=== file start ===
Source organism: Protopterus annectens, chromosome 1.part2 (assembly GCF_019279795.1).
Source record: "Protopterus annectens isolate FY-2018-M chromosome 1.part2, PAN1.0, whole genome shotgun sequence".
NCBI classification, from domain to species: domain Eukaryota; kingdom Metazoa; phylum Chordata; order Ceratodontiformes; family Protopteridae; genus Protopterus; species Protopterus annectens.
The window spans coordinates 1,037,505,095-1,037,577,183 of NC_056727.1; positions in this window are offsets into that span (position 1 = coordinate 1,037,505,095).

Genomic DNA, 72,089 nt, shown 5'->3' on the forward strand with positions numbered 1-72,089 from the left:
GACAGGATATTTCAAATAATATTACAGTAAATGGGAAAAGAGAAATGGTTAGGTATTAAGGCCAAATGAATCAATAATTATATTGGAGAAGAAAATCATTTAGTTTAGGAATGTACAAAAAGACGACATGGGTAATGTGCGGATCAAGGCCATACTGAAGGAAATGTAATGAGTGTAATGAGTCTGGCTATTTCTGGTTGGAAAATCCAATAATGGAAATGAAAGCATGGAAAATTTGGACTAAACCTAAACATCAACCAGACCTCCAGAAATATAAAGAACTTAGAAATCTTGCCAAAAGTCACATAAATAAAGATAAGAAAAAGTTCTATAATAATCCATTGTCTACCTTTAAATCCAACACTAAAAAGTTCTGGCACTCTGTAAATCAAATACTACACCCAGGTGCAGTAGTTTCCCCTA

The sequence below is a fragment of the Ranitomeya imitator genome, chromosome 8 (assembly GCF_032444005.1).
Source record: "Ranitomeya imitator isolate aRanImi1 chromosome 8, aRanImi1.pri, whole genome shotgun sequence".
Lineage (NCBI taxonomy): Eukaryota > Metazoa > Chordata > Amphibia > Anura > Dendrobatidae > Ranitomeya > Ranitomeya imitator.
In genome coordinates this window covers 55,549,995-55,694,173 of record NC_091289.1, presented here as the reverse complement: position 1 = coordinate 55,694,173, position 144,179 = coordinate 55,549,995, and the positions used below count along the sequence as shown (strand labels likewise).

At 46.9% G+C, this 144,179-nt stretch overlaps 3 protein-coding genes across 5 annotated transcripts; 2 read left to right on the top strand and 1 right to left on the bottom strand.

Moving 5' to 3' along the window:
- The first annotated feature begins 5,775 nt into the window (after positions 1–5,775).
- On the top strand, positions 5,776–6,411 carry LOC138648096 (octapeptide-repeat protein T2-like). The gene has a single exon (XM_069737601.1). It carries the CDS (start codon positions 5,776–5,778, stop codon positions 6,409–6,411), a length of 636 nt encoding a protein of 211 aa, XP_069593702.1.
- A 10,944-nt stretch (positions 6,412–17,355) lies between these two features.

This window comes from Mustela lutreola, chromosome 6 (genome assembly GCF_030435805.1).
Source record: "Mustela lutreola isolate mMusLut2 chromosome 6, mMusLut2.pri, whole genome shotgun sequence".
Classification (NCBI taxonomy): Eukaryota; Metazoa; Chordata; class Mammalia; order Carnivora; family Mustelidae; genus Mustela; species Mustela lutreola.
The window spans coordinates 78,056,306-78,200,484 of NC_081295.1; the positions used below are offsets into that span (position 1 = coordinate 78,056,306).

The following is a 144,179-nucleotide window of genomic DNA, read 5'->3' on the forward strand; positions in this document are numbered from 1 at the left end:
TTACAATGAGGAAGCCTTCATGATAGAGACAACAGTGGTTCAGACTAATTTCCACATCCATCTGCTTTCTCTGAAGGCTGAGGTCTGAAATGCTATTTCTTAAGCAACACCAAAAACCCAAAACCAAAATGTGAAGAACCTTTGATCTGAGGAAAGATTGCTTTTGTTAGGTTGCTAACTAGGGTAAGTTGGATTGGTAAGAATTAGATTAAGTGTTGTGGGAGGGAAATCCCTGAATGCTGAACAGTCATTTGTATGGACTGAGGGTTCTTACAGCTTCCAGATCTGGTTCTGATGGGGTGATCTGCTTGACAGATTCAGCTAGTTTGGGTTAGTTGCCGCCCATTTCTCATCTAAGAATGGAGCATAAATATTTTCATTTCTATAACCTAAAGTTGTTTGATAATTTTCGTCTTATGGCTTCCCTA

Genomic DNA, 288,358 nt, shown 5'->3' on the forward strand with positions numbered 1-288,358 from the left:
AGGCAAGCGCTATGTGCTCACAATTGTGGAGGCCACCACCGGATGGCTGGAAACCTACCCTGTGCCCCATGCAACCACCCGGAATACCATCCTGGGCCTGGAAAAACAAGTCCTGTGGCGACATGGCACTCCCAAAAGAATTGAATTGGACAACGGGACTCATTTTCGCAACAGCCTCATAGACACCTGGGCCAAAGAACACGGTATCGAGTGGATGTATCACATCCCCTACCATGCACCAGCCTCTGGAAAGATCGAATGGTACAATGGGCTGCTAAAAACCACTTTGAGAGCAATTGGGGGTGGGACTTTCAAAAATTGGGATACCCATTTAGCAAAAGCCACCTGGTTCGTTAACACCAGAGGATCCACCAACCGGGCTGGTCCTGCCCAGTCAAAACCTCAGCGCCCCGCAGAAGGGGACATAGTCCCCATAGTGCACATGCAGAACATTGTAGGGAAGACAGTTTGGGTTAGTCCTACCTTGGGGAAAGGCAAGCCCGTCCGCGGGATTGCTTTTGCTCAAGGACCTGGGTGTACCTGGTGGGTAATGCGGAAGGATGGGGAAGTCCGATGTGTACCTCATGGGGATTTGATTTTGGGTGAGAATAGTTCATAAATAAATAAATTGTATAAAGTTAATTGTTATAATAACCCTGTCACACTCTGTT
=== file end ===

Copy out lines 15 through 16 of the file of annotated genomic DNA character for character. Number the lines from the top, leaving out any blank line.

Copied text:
- A 10,944-nt stretch (positions 6,412–17,355) lies between these two features.

This window comes from Mustela lutreola, chromosome 6 (genome assembly GCF_030435805.1).